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School leaders credit masking with keeping more kids learning in person

Doctors say layers of protection are necessary but masking is key with the rapid spread of omicron.

CHARLOTTE, N.C. — As COVID-19 and more specifically the omicron variant spreads quickly, school districts and health leaders are doing everything they can to keep the classroom a safe space so that students can continue to learn in person.

A big piece of that is ensuring students and staff have masks. Doctors say masking is a critical form of protection with how contagious omicron is, especially in the classroom.

“At this point, masking is still a very important tool that we can use to prevent spread,” Dr. Amina Ahmed, a pediatric infectious disease specialist with Atrium Health said.

Atrium Health donated 150,000 KN95 masks to CMS teachers to help.

PPE is what CMS leaders credit for a so-far successful and safe school year.

“Our face coverings policy has enabled us to keep many more of our students in our buildings learning in person with their peers,” Superintendent Earnest Winston said at a Board of Education meeting earlier this week.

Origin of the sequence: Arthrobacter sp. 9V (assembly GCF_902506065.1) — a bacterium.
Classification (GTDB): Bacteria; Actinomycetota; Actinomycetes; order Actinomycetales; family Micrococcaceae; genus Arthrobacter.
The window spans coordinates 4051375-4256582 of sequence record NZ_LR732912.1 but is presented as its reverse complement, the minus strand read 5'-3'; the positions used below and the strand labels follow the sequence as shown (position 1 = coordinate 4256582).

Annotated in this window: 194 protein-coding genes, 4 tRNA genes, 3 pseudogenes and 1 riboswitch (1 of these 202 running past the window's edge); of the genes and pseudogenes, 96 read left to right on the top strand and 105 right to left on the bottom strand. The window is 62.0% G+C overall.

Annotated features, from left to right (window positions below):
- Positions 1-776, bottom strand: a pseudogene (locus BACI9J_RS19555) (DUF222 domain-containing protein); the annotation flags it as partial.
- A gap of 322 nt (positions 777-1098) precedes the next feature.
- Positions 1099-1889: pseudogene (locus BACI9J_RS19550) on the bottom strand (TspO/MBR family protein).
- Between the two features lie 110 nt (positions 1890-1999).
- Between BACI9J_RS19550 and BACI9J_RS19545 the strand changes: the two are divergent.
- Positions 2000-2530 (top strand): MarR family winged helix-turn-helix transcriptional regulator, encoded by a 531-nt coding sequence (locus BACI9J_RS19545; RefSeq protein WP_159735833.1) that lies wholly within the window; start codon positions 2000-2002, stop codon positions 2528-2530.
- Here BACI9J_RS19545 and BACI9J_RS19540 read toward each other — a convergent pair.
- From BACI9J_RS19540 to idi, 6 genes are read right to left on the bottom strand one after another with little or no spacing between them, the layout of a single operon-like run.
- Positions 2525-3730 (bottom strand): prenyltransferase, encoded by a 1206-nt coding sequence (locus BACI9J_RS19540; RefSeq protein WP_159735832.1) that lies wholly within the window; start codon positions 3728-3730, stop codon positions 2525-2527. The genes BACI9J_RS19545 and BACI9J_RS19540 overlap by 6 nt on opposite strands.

Winston said the district has millions of masks available for distribution to both students and teachers.

Recent guidance suggests that N95 or KN95 masks may provide additional protection and our local county health department leadership suggests that, if possible, if available these masks may have a benefit,” Winston said.

Several other districts reinstating mask mandates in light of the omicron surge. 

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But the entire community needs to stay protected to ensure kids can stay in school. Atrium Health is also pledging to donate 1 million masks to groups in need or underserved areas. They dropped off 50,000 at MedAssist on Thursday, a nonprofit pharmacy helping the uninsured.

CMS officials said they’re thankful for the donation and welcome all support to help protect staff and students.

Contact Chloe Leshner at cleshner@wcnc.com and follow her on FacebookTwitter and Instagram.